I find it extraordinary that birthing women are still being strapped to outdated monitoring machines when in every other area of medicine, modern technology is embraced for the benefit of the patient ’ s comfort.
In such a situation, any chance of an active labour and birth in which she can mobilise the natural, indeed remarkable, flexibility of her pelvis to encourage her baby down goes out of the window. She turns thankfully to the epidural, which brings its own downsides, notably .
And if labour stalls? Whack up the synto and, if things go wrong, blame “ natural birth”.
In a country blessed with well-trained autonomous midwives, we fail to recognise the evil of making them work twelve-hour shifts, sometimes unable to eat or even go to the toilet. A midwife makes a wrong judgement call? Blame “ natural birth”.
A woman wants a home birth? Send her a midwife who has had scant experience of home birth, because hardly any women in her area have them — and if she makes a poor judgement, don ’ t blame the system. Blame “ natural birth”.
Time and again it has been shown that continuity of care improves outcomes. In 2018 we were promised that with the help of funding and training more midwives, by this year women would be seen by a dedicated midwife throughout their pregnancy.
Yet I still hear tale after tale of rushed midwife appointments, notes going missing, phone calls and texts unanswered. My clients from abroad are invariably surprised by how few antenatal appointments they are offered compared with other countries. Instead of increasing antenatal care, giving midwives the space and time to really look at their patients, we blame our stubbornly unmoving rate of stillbirths on “ natural birth fanatics”.
Throughout the reporting of Ockenden, I find not one national newspaper journalist prepared to unpick the evidence supporting the reliance on induction of labour. Or the poor evidence that continuous monitoring , for that matter. Instead, highly emotive quotes are highlighted which will confuse and terrify any woman approaching childbirth.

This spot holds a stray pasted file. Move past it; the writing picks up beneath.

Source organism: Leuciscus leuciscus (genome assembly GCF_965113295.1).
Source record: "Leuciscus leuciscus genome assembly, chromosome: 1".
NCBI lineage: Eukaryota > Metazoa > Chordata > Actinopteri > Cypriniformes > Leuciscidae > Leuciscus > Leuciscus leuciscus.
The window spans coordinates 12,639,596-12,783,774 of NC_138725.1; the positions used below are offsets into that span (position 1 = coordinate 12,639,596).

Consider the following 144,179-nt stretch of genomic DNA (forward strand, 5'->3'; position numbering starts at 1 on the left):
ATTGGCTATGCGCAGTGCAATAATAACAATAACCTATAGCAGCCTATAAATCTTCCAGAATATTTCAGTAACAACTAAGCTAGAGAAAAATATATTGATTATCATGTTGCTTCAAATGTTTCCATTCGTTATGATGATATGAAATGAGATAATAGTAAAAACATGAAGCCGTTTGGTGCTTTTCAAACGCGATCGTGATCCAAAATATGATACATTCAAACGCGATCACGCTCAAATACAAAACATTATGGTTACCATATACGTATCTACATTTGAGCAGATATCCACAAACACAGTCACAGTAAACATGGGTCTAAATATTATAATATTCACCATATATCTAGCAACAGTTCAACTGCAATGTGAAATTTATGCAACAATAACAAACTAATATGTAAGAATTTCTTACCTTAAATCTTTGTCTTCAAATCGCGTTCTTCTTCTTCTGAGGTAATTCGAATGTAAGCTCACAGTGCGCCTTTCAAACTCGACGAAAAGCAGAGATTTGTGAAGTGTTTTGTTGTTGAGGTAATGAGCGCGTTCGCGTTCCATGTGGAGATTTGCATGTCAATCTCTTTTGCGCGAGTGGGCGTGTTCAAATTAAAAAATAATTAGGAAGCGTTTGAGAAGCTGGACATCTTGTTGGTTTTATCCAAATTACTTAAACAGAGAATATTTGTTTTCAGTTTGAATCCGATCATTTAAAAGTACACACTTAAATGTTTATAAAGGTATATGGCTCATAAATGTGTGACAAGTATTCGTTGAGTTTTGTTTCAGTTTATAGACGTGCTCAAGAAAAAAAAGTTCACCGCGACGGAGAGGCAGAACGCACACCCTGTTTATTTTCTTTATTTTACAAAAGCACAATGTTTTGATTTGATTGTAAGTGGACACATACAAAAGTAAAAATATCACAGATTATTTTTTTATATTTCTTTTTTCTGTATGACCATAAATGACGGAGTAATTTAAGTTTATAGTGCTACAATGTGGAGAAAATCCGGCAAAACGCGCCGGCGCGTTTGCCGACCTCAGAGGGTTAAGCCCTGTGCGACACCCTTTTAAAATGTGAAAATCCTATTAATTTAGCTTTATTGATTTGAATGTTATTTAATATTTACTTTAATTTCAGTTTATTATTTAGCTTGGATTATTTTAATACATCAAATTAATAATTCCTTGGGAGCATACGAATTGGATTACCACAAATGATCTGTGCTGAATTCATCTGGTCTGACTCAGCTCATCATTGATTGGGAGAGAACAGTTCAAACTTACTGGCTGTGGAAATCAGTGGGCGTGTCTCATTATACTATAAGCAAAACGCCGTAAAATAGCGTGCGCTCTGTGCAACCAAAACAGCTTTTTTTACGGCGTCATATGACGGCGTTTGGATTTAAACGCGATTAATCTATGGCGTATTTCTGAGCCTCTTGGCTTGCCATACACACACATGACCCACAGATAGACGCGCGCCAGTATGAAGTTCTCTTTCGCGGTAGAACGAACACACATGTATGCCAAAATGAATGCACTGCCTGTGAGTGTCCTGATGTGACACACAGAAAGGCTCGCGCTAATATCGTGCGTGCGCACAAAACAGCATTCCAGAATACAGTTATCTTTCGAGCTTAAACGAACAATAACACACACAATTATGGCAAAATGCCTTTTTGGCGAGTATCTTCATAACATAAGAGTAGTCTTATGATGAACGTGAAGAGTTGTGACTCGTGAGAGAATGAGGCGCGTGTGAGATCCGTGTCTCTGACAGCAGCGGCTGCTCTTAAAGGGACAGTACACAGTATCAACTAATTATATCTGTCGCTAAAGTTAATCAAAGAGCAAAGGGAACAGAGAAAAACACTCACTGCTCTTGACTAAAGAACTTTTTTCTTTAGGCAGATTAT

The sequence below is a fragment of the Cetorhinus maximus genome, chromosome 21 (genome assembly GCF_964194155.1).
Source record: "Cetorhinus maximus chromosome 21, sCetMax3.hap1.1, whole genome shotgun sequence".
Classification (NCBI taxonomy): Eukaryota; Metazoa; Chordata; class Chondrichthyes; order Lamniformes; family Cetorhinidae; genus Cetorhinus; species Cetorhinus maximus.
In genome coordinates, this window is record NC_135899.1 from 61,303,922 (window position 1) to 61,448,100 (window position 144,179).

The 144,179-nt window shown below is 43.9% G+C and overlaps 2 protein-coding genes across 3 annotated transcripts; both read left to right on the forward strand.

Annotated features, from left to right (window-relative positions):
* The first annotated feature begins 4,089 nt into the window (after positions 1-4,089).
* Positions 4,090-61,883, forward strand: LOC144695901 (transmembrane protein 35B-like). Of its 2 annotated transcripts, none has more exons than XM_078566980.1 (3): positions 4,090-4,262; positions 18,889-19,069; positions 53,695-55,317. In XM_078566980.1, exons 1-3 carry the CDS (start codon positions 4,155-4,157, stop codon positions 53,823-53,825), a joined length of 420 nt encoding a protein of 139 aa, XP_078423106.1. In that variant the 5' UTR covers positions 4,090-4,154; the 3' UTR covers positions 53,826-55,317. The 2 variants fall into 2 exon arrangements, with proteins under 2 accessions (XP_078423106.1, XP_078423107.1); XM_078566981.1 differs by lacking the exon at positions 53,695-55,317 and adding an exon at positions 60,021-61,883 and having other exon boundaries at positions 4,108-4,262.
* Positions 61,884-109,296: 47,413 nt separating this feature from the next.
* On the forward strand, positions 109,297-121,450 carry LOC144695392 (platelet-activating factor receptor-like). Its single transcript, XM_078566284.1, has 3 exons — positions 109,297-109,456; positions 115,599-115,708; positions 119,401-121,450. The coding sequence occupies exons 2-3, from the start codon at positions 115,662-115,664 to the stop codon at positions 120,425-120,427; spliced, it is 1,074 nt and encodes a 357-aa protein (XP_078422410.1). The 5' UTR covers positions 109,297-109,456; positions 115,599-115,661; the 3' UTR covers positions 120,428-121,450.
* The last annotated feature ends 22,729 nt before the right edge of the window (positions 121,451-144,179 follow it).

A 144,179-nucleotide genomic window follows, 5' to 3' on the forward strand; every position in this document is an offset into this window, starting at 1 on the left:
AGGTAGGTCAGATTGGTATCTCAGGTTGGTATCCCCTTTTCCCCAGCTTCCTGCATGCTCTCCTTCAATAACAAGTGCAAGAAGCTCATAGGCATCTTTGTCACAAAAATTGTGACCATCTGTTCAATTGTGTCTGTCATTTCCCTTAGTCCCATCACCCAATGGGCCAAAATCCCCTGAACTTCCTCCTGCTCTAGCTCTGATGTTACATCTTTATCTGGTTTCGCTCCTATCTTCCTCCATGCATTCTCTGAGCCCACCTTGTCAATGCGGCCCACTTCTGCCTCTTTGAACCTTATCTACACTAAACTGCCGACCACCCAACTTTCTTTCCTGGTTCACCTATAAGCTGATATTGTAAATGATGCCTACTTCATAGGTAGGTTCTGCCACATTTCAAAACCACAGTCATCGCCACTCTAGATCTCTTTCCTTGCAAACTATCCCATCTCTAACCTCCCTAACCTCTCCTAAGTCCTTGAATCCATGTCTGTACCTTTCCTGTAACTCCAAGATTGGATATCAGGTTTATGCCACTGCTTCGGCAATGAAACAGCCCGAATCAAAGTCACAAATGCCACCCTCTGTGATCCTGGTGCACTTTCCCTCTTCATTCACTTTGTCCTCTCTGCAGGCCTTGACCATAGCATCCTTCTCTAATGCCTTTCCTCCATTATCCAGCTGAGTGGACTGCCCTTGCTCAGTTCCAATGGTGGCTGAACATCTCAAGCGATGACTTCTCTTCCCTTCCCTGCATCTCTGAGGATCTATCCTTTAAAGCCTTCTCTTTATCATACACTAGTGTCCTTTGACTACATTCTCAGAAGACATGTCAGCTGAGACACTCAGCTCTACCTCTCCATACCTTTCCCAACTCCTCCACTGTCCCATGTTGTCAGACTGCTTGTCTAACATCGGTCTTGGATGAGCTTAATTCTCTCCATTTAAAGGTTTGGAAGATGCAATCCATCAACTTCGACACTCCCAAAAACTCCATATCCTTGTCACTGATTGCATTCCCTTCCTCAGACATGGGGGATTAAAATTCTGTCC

One traumatised, grieving mother was quoted describing midwife-led units as “ death traps” because her baby died in one. Yes, this was terrible. No, it should not have happened. But birth centres, as they are more usually called, don ’ t normally do medical inductions and they are not death traps. The huge Birth Place Study of 2011-12 showed that birth outcomes for low risk women in midwife led units, especially those situated inside a hospital (and thus a quick trolley-push from the operating theatre) are better than those in obstetric units (the doctor-led labour ward, to you and me).
The same study also found that home birth was safer for low risk women who had birthed before. But the Birth Place Study does not fit the narrative of evil, witch-like midwives glorying in forcing women to certain death, so it is little mentioned.
If there is a bias among obstetricians, it is definitely towards induction “ just in case” — and, if truth be told, against trusting a woman ’ s body to work well. In 2019 the British Journal of Obstetrics and Gynaecology published a free-to-access article arguing that all women should be induced at term. The lead author was employed by a major pharmaceutical company which manufactures induction drugs, it turned out. (Another article which put an alternative view was initially kept out of sight, behind the journal ’ s paywall, until health professionals protested.)
An induced labour is, as the NHS ’ s own guidelines warn, likely to be longer, more painful and to bring other interventions in its train. There are often good reasons for it, and in my years of listening to women and their partners tell me their birth stories, I ’ ve heard a few happy induction stories (many more unhappy ones, I ’ m afraid). There are also very good reasons for advising a woman to have a caesarean birth.
We are lucky to have these interventions at hand. But please, can we try to separate what is “ normal” from what is “ natural” and recognise that the failings at Shrewsbury and Telford hospitals were as much connected with a dogged belief in interventions as with anything else.